4. On ISS the Russians (unless they've gotten some birds up since 2000) only get about 15 minutes per orbit of line-of-sight communications with ISS. They upload "cyclograms" at that time and those canned programs run blind through-out the orbit.

5. Neil Armstrong's first step on the moon was in his own piss. As he descended the ladder on the lander his urine bag plumbing broke and filled his boot with urine. No matter how he describes the moon's surface, the first step was "squishy".

6. Ed White was the astronaut who came closest to being exposed to the unprotected space environment. During an EVA his suit was compromised and this was not learned until after he returned to the vehicle.

7. MCC is considered a national treasure.

8. It is unknown when the Challenger astronauts died because the shuttle body literally disintegrated away from the intact cabin compartment. They continued upward for some time in the intact cabin after the shuttle body had "blown up" before beginning to descend back to earth.

9. The solution to attempting to prevent total crew loss that was developed after the Challenger catrastrophe was to design an extendable "pole" that could be stuck out the door of the shuttle and astronauts could evacuate by shimmying out on the pole. (I'm not kidding.)

10. Yes, there is bone mass loss in space, but it is asymptotic. You lose bone mass fairly rapidly for a short amount of time, but then it appears to stop after a time in space and level off.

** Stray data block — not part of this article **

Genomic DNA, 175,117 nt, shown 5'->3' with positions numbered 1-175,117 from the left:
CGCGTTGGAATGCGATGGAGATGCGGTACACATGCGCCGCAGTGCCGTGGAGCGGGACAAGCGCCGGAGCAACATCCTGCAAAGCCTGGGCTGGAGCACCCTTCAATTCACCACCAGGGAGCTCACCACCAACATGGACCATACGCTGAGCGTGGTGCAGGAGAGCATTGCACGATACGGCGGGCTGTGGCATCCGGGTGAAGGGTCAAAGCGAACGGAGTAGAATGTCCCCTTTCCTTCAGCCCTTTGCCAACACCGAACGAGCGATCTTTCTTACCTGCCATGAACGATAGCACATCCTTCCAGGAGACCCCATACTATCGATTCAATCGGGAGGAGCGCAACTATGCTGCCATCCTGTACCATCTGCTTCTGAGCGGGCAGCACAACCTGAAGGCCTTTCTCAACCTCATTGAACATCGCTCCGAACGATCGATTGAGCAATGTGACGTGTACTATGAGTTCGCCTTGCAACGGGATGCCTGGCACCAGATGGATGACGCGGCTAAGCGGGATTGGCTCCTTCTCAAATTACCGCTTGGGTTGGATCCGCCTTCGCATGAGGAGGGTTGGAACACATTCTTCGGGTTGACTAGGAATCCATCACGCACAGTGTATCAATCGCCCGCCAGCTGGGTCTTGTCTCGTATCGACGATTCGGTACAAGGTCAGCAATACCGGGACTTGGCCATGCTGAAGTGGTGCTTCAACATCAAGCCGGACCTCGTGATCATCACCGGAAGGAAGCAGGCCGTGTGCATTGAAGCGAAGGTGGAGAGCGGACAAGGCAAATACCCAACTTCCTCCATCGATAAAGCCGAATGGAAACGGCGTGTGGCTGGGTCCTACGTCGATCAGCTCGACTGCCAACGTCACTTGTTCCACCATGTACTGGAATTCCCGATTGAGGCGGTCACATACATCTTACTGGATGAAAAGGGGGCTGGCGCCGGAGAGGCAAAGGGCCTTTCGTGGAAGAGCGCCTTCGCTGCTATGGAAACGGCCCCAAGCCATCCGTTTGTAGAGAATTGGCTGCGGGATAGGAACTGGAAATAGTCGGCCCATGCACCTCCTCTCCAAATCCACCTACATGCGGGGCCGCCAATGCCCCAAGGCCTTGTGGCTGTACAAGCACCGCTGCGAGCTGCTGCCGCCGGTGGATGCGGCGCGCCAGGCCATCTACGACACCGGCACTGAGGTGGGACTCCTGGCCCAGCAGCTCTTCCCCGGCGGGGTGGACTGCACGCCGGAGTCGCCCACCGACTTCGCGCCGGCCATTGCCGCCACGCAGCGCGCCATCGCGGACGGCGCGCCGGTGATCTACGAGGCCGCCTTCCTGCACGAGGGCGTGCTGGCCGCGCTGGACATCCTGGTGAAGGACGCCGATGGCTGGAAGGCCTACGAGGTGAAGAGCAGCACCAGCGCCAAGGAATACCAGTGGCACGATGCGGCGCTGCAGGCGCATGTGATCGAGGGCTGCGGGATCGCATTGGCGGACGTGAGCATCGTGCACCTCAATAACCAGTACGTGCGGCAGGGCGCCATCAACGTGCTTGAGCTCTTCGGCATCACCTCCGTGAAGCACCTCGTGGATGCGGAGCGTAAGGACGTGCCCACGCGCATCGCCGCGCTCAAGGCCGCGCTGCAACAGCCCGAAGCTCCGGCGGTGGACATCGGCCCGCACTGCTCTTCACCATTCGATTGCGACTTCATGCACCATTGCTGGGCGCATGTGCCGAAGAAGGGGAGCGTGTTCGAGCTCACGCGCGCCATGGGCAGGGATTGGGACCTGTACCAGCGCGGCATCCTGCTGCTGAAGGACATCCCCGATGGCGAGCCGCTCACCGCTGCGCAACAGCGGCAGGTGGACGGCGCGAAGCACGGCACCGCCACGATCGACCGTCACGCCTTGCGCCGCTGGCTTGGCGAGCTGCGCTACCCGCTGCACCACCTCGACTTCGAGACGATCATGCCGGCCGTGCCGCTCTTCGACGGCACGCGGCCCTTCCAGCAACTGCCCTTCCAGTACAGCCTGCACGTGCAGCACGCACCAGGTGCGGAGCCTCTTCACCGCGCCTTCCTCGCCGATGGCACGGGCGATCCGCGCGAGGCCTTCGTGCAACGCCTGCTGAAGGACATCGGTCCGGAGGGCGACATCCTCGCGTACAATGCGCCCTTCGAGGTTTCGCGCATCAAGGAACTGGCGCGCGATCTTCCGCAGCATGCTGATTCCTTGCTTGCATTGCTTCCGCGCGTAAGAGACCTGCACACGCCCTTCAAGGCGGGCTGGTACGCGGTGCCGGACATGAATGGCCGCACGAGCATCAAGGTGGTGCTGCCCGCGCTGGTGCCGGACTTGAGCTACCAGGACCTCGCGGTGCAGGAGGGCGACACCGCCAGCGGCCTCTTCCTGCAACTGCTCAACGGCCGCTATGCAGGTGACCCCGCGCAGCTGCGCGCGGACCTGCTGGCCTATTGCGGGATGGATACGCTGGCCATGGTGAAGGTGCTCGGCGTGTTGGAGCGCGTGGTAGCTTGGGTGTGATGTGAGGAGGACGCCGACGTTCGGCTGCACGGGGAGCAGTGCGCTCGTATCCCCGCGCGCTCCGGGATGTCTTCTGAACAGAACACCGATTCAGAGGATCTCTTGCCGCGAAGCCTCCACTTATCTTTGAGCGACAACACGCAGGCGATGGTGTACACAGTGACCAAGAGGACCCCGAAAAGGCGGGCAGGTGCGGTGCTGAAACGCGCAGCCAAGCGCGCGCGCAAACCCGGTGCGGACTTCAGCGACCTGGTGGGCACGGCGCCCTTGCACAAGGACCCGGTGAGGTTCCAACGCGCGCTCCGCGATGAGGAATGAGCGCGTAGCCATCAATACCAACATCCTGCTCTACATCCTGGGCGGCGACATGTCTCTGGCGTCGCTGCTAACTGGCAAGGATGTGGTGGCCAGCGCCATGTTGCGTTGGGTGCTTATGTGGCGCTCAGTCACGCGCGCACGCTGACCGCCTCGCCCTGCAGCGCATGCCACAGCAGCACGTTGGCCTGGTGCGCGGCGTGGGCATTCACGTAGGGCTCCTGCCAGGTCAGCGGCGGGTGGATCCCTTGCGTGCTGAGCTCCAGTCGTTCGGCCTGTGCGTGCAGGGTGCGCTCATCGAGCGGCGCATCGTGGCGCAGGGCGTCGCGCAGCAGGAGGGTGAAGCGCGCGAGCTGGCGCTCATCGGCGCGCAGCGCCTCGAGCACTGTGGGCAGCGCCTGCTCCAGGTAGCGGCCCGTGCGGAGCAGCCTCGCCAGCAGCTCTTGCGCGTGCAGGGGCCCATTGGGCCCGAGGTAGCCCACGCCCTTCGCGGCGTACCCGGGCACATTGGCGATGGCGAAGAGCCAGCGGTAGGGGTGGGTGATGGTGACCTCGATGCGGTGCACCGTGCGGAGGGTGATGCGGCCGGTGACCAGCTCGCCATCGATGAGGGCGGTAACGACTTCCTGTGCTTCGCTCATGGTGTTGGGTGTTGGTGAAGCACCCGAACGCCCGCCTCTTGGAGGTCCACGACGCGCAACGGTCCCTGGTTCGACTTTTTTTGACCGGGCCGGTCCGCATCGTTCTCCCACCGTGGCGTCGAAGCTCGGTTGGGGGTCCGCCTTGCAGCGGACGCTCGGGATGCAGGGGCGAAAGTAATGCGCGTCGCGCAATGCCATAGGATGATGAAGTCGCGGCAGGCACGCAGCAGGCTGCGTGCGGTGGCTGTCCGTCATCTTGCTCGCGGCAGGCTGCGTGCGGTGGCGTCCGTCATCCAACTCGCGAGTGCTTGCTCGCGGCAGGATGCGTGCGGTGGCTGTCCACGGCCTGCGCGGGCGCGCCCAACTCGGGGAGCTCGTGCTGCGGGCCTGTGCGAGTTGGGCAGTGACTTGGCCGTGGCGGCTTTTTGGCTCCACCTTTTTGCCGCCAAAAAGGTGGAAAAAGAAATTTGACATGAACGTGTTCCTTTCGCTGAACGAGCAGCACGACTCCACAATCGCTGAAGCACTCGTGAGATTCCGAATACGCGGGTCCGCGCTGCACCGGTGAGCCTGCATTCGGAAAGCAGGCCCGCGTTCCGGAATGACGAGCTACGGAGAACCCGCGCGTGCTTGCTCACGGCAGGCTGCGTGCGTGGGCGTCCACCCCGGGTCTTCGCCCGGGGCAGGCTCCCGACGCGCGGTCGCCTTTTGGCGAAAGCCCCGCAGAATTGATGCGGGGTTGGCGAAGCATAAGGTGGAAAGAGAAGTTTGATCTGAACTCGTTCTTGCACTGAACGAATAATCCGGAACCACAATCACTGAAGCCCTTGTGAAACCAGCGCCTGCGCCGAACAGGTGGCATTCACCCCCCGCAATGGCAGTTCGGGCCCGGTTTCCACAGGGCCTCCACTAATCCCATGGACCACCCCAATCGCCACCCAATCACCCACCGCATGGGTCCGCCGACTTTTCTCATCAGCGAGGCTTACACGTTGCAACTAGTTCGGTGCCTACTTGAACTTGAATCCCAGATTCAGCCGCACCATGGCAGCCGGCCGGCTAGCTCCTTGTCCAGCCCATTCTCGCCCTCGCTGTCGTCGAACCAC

11. The exercise equipment on the ISS (there is an exercise bike and a treadmill) had to be specially designed to not cause torque/vibrations that would greatly affect the attitude of the station.



posted on Nov, 7 2007 @ 04:56 AM
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Space sickness is unofficially measured in increments known as "Garns".
So named for the Florida senator Jake Garn who flew on STS 51D in 1985.
(Still referred to in some circles as "The Honorable Senator Upchuck")

There's no truth to the rumors that were flying around after the first husband and wife crewmembers flew together on STS 47 that sex in microgravity is made easier by A: a third person, or B: a carefully placed bungee cord.

You can faithfully simulate the donning of a certain type of Russian spacesuit with a large ball of rubber bands. Simply strip down to your longjohns, and carefully work your body into the middle of the ball.

After flying in one of those Soyuz seats, no one ever, ever, ever wants their knees that close to their eyeballs for that length of time.

[edit on 7-11-2007 by SpaceMax]

[edit on 7-11-2007 by SpaceMax]



posted on Nov, 7 2007 @ 05:44 AM
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5 No humans have yet been conceived in space, so we can only imagine.


I wonder if any Astronauts have ever joined the 60 mile high club?



9. The solution to attempting to prevent total crew loss that was developed after the Challenger catastrophe was to design an expendable "pole" that could be stuck out the door of the shuttle and astronauts could evacuate by shimmying out on the pole. (I'm not kidding.)

could you source this, it sounds crazy, yet for some way quite applicable in a government project.

[edit on 7-11-2007 by Redge777]



posted on Nov, 7 2007 @ 09:26 AM